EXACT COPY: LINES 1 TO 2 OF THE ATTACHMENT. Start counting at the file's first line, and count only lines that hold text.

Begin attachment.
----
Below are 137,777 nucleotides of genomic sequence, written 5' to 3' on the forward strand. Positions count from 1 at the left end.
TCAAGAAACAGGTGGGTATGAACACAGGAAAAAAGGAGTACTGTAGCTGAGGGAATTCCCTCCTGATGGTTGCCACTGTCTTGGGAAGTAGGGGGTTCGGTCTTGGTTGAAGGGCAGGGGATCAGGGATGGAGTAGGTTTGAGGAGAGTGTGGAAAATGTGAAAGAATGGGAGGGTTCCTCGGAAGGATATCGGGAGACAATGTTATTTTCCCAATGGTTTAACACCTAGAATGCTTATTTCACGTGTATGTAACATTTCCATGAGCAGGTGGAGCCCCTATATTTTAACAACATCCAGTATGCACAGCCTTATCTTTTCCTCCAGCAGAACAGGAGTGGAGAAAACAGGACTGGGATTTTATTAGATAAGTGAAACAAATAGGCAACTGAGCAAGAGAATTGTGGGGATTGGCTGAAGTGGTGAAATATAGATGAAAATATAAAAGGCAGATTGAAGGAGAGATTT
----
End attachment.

Below are 137,777 nucleotides of genomic sequence, written 5' to 3' on the forward strand. Positions count from 1 at the left end.
TCAAGAAACAGGTGGGTATGAACACAGGAAAAAAGGAGTACTGTAGCTGAGGGAATTCCCTCCTGATGGTTGCCACTGTCTTGGGAAGTAGGGGGTTCGGTCTTGGTTGAAGGGCAGGGGATCAGGGATGGAGTAGGTTTGAGGAGAGTGTGGAAAATGTGAAAGAATGGGAGGGTTCCTCGGAAGGATATCGGGAGACAATGTTATTTTCCCAATGGTTTAACACCTAGAATGCTTATTTCACGTGTATGTAACATTTCCATGAGCAGGTGGAGCCCCTATATTTTAACAACATCCAGTATGCACAGCCTTATCTTTTCCTCCAGCAGAACAGGAGTGGAGAAAACAGGACTGGGATTTTATTAGATAAGTGAAACAAATAGGCAACTGAGCAAGAGAATTGTGGGGATTGGCTGAAGTGGTGAAATATAGATGAAAATATAAAAGGCAGATTGAAGGAGAGATTT